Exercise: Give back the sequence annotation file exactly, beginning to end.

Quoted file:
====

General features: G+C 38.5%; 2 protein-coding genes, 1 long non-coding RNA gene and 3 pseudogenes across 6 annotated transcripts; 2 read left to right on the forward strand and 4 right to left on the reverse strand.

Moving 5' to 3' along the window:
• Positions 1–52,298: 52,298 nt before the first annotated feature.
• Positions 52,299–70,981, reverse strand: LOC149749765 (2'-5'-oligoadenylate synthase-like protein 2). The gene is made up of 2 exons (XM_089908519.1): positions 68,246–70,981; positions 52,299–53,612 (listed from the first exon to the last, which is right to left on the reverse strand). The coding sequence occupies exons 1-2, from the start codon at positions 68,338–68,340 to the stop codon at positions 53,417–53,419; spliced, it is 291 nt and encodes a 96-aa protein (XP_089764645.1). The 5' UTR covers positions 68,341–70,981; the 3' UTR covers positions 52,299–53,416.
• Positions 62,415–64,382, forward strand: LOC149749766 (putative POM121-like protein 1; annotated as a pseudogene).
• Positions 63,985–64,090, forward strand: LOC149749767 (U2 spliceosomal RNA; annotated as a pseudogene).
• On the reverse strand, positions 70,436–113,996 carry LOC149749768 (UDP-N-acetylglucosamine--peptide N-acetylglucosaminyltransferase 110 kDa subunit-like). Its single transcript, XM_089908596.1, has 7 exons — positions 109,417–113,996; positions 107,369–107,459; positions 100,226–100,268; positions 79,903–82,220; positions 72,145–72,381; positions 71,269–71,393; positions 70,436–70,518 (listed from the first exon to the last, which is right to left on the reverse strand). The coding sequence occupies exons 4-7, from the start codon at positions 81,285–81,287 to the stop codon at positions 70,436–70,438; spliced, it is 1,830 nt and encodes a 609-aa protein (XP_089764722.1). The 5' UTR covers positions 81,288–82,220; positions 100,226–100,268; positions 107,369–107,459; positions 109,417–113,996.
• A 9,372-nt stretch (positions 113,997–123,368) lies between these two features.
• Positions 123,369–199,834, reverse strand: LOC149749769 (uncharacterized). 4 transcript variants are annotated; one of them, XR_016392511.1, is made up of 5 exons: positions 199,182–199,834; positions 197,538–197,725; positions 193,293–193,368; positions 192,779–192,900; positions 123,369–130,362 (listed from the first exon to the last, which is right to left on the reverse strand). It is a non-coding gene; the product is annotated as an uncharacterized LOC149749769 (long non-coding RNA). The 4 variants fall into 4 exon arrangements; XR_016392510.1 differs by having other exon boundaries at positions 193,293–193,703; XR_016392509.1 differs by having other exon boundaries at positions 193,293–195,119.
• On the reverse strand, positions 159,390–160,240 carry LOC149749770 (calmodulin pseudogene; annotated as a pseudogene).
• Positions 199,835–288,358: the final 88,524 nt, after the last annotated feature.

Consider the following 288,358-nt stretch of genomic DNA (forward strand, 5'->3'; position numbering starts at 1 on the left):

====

General features: G+C 38.5%; 2 protein-coding genes, 1 long non-coding RNA gene and 3 pseudogenes across 6 annotated transcripts; 2 read left to right on the forward strand and 4 right to left on the reverse strand.

Moving 5' to 3' along the window:
• Positions 1–52,298: 52,298 nt before the first annotated feature.
• Positions 52,299–70,981, reverse strand: LOC149749765 (2'-5'-oligoadenylate synthase-like protein 2). The gene is made up of 2 exons (XM_089908519.1): positions 68,246–70,981; positions 52,299–53,612 (listed from the first exon to the last, which is right to left on the reverse strand). The coding sequence occupies exons 1-2, from the start codon at positions 68,338–68,340 to the stop codon at positions 53,417–53,419; spliced, it is 291 nt and encodes a 96-aa protein (XP_089764645.1). The 5' UTR covers positions 68,341–70,981; the 3' UTR covers positions 52,299–53,416.
• Positions 62,415–64,382, forward strand: LOC149749766 (putative POM121-like protein 1; annotated as a pseudogene).
• Positions 63,985–64,090, forward strand: LOC149749767 (U2 spliceosomal RNA; annotated as a pseudogene).
• On the reverse strand, positions 70,436–113,996 carry LOC149749768 (UDP-N-acetylglucosamine--peptide N-acetylglucosaminyltransferase 110 kDa subunit-like). Its single transcript, XM_089908596.1, has 7 exons — positions 109,417–113,996; positions 107,369–107,459; positions 100,226–100,268; positions 79,903–82,220; positions 72,145–72,381; positions 71,269–71,393; positions 70,436–70,518 (listed from the first exon to the last, which is right to left on the reverse strand). The coding sequence occupies exons 4-7, from the start codon at positions 81,285–81,287 to the stop codon at positions 70,436–70,438; spliced, it is 1,830 nt and encodes a 609-aa protein (XP_089764722.1). The 5' UTR covers positions 81,288–82,220; positions 100,226–100,268; positions 107,369–107,459; positions 109,417–113,996.
• A 9,372-nt stretch (positions 113,997–123,368) lies between these two features.
• Positions 123,369–199,834, reverse strand: LOC149749769 (uncharacterized). 4 transcript variants are annotated; one of them, XR_016392511.1, is made up of 5 exons: positions 199,182–199,834; positions 197,538–197,725; positions 193,293–193,368; positions 192,779–192,900; positions 123,369–130,362 (listed from the first exon to the last, which is right to left on the reverse strand). It is a non-coding gene; the product is annotated as an uncharacterized LOC149749769 (long non-coding RNA). The 4 variants fall into 4 exon arrangements; XR_016392510.1 differs by having other exon boundaries at positions 193,293–193,703; XR_016392509.1 differs by having other exon boundaries at positions 193,293–195,119.
• On the reverse strand, positions 159,390–160,240 carry LOC149749770 (calmodulin pseudogene; annotated as a pseudogene).
• Positions 199,835–288,358: the final 88,524 nt, after the last annotated feature.

Consider the following 288,358-nt stretch of genomic DNA (forward strand, 5'->3'; position numbering starts at 1 on the left):